A federal judge this week dismissed a wrongful-death lawsuit filed against the Municipality of Anchorage and three police officers by the family of a man the officers shot to death in 2019.
Bishar Hassan, 31, died April 1, 2019, after police fired multiple times responding to what they said was a report of a man “waving around” a gun. The weapon turned out to be a BB gun.
The lawsuit filed in 2021 by Hassan’s family gained support from activists who called for better de-escalation training and pushed for the Anchorage Police Department to outfit officers with body cameras. Dash camera footage of the shooting was publicly released by the Hassans’ lawyer nearly three years after his death.
In an order released Monday, U.S. District Court Judge Sharon Gleason dismissed the lawsuit and said officers acted reasonably because they believed Hassan posed a threat.
The civil suit filed by Hassan’s brother and mother sought $20 million from the municipality, involved officers and other city employees for wrongful death and various civil rights violations. The lawsuit said police used excessive and unreasonable force when they shot Hassan.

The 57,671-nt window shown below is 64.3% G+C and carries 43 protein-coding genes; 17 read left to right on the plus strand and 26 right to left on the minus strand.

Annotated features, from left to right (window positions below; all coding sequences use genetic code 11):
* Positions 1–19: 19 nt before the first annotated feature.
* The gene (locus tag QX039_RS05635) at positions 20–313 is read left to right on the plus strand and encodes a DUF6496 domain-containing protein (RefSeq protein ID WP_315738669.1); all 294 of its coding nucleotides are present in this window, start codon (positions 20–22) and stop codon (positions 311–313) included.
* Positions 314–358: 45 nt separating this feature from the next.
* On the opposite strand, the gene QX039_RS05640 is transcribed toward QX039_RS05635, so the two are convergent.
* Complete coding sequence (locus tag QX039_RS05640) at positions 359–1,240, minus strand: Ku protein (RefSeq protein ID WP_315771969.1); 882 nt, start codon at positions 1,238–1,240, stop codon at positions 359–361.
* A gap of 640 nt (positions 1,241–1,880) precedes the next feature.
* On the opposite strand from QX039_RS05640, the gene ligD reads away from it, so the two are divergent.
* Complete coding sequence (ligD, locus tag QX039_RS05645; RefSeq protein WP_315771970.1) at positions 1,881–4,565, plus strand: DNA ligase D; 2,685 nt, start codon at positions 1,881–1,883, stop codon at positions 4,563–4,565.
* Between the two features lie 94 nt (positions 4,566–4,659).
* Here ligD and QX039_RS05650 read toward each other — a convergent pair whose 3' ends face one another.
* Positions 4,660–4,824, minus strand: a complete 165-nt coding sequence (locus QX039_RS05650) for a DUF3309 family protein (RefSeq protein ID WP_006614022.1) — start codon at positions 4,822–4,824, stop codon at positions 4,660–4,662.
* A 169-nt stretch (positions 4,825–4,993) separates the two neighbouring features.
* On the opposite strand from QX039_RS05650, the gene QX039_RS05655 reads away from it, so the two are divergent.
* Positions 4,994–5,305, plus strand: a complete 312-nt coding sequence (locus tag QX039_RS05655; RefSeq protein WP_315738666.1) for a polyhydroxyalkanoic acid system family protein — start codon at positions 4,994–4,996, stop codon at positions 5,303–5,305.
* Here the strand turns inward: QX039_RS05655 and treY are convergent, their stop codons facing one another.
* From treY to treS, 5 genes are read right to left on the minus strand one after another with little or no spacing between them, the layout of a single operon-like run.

The shooting occurred after police officers Nathan Lewis, Matthew Hall and Brett Eggiman responded to 911 calls that reported Hassan brandishing a handgun near the Walmart on A Street, Gleason’s order said.
Police contacted Hassan at a nearby bus stop and the shooting unfolded in mere seconds, according to the order. Police directed Hassan to stop, but he reached for what appeared to be a gun in his waistband and began to raise it as he walked toward them.
The three officers fired a total of 13 times in less than three seconds, according to the order. Officers later realized that Hassan had a BB gun, not a handgun.
An investigation by the Office of Special Prosecutions determined the officers’ actions were justified. They were not criminally charged. No law enforcement officer in Alaska has been criminally charged related to a death in recent years.
Gleason sided with the city and officers in Monday’s order and dismissed the 11 claims brought by the Hassan family, largely citing the video footage in the 34-page document. The officers’ conduct was reasonable because Hassan posed an immediate threat to their safety when he pulled the gun from his waistband, she wrote.
A rally last year drew a crowd of roughly 100 people after the dash camera footage was publicly released. Hassan’s case is one of few shootings captured on video in recent years because Anchorage police do not wear body cameras.
The suit was among few throughout the state filed in recent years related to deaths at the hands of law enforcement officers.
Attorneys in the case could not be immediately reached for comment Thursday morning.